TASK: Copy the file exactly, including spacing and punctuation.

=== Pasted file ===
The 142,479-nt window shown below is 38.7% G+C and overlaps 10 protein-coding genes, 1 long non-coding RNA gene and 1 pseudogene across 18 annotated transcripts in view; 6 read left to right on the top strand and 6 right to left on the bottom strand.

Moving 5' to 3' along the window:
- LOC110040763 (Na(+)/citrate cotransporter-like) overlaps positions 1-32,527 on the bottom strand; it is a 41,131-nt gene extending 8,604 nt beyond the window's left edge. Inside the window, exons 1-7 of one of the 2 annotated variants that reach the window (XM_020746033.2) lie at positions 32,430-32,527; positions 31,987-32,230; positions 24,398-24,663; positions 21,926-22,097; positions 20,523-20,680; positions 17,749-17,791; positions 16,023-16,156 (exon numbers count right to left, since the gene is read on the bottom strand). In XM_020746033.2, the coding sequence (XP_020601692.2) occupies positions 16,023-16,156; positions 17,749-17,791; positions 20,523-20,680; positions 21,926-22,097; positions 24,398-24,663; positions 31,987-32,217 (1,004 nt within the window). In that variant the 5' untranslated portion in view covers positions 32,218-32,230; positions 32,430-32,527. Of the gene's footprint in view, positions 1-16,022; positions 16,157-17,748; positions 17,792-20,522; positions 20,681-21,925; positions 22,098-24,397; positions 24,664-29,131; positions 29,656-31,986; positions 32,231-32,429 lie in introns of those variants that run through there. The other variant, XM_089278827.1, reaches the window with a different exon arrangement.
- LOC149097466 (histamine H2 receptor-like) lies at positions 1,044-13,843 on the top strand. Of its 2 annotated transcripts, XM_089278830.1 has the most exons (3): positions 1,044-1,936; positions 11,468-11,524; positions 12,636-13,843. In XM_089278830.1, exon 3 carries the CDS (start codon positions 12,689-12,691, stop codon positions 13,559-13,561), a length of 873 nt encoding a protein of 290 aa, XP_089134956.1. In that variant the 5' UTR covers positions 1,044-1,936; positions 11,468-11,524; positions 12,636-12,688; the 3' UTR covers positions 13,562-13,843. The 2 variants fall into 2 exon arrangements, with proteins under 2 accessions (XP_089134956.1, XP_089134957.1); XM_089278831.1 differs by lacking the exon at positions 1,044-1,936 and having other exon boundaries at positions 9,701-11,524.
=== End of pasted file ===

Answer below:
The 142,479-nt window shown below is 38.7% G+C and overlaps 10 protein-coding genes, 1 long non-coding RNA gene and 1 pseudogene across 18 annotated transcripts in view; 6 read left to right on the top strand and 6 right to left on the bottom strand.

Moving 5' to 3' along the window:
- LOC110040763 (Na(+)/citrate cotransporter-like) overlaps positions 1-32,527 on the bottom strand; it is a 41,131-nt gene extending 8,604 nt beyond the window's left edge. Inside the window, exons 1-7 of one of the 2 annotated variants that reach the window (XM_020746033.2) lie at positions 32,430-32,527; positions 31,987-32,230; positions 24,398-24,663; positions 21,926-22,097; positions 20,523-20,680; positions 17,749-17,791; positions 16,023-16,156 (exon numbers count right to left, since the gene is read on the bottom strand). In XM_020746033.2, the coding sequence (XP_020601692.2) occupies positions 16,023-16,156; positions 17,749-17,791; positions 20,523-20,680; positions 21,926-22,097; positions 24,398-24,663; positions 31,987-32,217 (1,004 nt within the window). In that variant the 5' untranslated portion in view covers positions 32,218-32,230; positions 32,430-32,527. Of the gene's footprint in view, positions 1-16,022; positions 16,157-17,748; positions 17,792-20,522; positions 20,681-21,925; positions 22,098-24,397; positions 24,664-29,131; positions 29,656-31,986; positions 32,231-32,429 lie in introns of those variants that run through there. The other variant, XM_089278827.1, reaches the window with a different exon arrangement.
- LOC149097466 (histamine H2 receptor-like) lies at positions 1,044-13,843 on the top strand. Of its 2 annotated transcripts, XM_089278830.1 has the most exons (3): positions 1,044-1,936; positions 11,468-11,524; positions 12,636-13,843. In XM_089278830.1, exon 3 carries the CDS (start codon positions 12,689-12,691, stop codon positions 13,559-13,561), a length of 873 nt encoding a protein of 290 aa, XP_089134956.1. In that variant the 5' UTR covers positions 1,044-1,936; positions 11,468-11,524; positions 12,636-12,688; the 3' UTR covers positions 13,562-13,843. The 2 variants fall into 2 exon arrangements, with proteins under 2 accessions (XP_089134956.1, XP_089134957.1); XM_089278831.1 differs by lacking the exon at positions 1,044-1,936 and having other exon boundaries at positions 9,701-11,524.